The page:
Can clock drawing test help to differentiate between dementia of the Alzheimer's type and vascular dementia? A preliminary study.Int J Geriatr Psychiatry. 2002 Aug; 17(8):699-703.IJ
the purpose of this preliminary study was to determine if clock drawing performance may help to differentiate between dementia of the Alzheimer's type (DAT) and vascular dementia (VD) patients.
eighty-eight community-dwelling outpatients were comprehensively evaluated and met DSM-IV criteria for DAT or VD. Cognitive evaluation included the Mini-Mental State Examination (MMSE) and the Cambridge Cognitive Examination (CAMCOG). CAMCOG derived clock drawings were blindly evaluated by the same investigator, according to Freedman's method for clock drawing, and a total score as well as subscores (contour, numbers, hands and center) were determined.
There were no significant differences between DAT and VD patients in terms of demographic (age, gender, education) and cognitive (MMSE score, CAMCOG score) characteristics. On the average, the VD group showed slightly poorer performance on each of the clock drawing test (CDT) measures studied. With application of the Bonferroni correction, only Freedman's total score and hands subscore were statistically different between groups (p<0.003, p<0.004, respectively). Stepwise logistic regression analyses showed that the only significant variable was Freedman's total score (B=-0.273, p=0.005). Stepwise discriminant analysis identified Freedman's total score as the only significant predictor of diagnosis (Wilkes' lambda=0.903, p=0.003). This model correctly classified 65.9% overall into the respective DAT and VD groups.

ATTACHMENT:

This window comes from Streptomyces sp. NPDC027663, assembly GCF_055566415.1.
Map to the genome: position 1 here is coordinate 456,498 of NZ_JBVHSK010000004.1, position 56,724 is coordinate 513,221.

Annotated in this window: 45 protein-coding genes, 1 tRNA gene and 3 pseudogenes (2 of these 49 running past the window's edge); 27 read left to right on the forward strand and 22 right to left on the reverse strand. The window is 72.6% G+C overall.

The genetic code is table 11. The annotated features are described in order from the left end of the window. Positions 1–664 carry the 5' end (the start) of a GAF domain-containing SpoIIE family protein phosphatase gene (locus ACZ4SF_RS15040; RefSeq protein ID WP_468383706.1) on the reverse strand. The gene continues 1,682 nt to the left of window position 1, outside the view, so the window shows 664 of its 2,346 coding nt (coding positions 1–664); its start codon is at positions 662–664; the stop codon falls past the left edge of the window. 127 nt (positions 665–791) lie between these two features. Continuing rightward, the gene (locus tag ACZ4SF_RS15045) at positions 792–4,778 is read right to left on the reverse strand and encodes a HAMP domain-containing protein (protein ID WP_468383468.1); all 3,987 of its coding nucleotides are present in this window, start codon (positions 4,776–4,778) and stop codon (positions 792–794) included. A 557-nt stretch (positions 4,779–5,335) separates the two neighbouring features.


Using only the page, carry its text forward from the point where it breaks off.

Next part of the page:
CDT scored according to a comprehensive technique may be of value in differentiating DAT from VD patients. We hypothesize that the classificatory ability of Freedman's method might be attributed to its presumed sensitivity to impaired executive functioning which is more pronounced in VD compared with DAT patients.